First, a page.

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Replication timing shapes the cancer epigenome and the nature of chromosomal rearrangements

By Qian Du, Saul A Bert, Nicola J. Armstrong, C Elizabeth Caldon, Jenny Z Song, Shalima S Nair, Cathryn M Gould, Phuc Loi Luu, Amanda Khoury, Wenjia Qu, Elena Zotenko, Clare Stirzaker, Susan J. Clark

Posted 22 Jan 2018
bioRxiv DOI: 10.1101/251280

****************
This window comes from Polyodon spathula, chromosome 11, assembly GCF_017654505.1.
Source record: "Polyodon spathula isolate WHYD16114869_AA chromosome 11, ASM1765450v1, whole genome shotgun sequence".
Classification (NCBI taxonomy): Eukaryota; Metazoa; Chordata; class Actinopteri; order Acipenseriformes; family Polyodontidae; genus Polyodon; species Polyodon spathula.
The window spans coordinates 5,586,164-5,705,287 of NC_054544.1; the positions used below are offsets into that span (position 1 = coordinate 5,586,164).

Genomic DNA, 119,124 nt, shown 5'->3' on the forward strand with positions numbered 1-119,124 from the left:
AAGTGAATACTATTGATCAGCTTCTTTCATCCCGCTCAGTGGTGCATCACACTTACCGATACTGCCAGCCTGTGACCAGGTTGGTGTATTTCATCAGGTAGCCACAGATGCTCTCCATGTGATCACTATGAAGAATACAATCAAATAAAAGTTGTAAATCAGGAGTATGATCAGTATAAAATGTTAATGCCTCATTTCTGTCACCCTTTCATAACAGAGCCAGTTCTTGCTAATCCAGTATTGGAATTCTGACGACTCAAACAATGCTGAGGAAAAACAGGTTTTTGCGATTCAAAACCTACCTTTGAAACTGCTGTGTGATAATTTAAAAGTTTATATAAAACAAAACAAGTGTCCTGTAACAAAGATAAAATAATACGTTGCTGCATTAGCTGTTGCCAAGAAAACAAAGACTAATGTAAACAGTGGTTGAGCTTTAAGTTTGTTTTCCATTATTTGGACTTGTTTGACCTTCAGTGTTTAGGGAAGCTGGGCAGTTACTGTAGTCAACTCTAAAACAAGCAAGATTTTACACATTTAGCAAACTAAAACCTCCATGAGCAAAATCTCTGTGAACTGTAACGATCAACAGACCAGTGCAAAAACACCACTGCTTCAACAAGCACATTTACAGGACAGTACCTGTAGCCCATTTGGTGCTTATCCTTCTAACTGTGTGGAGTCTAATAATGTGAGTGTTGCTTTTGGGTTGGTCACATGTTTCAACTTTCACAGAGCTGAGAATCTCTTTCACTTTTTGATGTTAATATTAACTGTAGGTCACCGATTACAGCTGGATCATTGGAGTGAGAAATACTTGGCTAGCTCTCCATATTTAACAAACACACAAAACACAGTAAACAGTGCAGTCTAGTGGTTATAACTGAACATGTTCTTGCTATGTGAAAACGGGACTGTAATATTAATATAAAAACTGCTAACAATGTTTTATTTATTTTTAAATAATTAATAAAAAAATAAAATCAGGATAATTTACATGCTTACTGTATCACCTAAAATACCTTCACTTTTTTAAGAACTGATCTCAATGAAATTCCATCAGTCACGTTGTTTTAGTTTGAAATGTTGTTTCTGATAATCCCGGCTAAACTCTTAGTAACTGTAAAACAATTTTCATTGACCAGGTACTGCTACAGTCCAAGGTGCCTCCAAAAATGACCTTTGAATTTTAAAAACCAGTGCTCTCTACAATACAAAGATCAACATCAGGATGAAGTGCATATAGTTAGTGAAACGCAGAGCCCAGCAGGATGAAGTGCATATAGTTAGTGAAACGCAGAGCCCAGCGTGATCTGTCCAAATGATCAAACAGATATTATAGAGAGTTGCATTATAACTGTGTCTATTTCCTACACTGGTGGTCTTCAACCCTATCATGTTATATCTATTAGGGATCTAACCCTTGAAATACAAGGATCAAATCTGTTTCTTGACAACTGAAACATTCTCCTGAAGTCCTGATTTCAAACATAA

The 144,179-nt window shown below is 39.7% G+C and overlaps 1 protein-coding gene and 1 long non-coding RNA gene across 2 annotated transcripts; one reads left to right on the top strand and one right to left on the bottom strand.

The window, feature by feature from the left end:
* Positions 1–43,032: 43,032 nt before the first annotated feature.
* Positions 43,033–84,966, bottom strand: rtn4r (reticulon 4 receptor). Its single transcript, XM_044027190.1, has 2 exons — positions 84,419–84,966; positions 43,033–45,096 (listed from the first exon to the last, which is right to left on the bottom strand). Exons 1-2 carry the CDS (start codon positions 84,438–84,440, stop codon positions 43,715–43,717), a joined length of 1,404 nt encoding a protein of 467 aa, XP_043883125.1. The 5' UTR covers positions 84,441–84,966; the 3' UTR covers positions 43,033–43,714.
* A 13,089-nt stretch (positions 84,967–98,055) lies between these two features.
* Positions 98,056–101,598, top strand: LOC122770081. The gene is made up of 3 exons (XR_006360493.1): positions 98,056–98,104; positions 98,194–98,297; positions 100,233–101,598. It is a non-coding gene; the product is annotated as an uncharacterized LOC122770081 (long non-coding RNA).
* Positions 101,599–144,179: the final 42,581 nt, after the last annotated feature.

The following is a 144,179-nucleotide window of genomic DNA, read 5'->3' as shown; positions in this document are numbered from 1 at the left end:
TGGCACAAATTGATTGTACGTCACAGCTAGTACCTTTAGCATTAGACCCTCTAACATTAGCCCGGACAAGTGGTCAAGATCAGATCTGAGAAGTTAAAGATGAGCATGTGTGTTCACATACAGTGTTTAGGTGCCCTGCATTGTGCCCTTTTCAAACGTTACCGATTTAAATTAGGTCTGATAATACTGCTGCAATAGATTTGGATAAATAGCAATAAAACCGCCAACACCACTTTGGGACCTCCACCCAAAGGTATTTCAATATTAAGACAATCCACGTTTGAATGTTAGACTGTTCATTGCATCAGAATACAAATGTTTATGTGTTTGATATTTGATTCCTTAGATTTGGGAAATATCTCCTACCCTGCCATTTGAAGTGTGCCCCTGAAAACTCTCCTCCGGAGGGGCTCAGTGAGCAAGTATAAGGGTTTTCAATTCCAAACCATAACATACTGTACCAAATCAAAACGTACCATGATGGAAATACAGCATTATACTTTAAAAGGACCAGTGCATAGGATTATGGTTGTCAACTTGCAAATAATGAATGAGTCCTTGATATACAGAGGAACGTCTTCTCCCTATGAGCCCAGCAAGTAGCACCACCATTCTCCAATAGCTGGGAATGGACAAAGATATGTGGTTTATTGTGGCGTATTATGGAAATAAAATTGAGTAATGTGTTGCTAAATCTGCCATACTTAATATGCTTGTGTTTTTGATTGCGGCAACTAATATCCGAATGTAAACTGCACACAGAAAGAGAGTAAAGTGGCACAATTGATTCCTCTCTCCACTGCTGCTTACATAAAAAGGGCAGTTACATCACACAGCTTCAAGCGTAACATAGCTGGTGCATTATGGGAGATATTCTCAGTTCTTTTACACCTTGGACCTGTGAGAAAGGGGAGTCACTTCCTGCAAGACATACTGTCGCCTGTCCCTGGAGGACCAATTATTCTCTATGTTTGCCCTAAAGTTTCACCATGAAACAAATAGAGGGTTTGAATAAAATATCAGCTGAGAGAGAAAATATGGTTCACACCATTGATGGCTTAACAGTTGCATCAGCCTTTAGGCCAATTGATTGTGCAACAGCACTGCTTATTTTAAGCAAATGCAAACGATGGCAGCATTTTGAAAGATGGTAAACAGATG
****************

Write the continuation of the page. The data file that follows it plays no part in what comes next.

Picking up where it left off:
Replication timing is known to facilitate the establishment of epigenome, however, the intimate connection between DNA replication timing and changes to the genome and epigenome in cancer remain uncharted. Here, we perform Repli-Seq and integrated epigenome analysis and show that early-replicating loci are predisposed to hypermethylation and late-replicating loci to hypomethylation, enrichment of H3K27me3 and concomitant loss of H3K9me3. We find that altered replication timing domains correspond to long-range epigenetically deregulated regions in prostate cancer, and a subset of these domains are remarkably conserved across cancers from different tissue origins. Analyses of 214 prostate and 35 breast cancer genomes reveal that late-replicating DNA is prone to cis and early- replicating DNA to trans chromosomal rearrangements. We propose that differences in epigenetic deregulation related to spatial and temporal positioning between early and late replication potentiate the landscape of chromosomal rearrangements in cancer.

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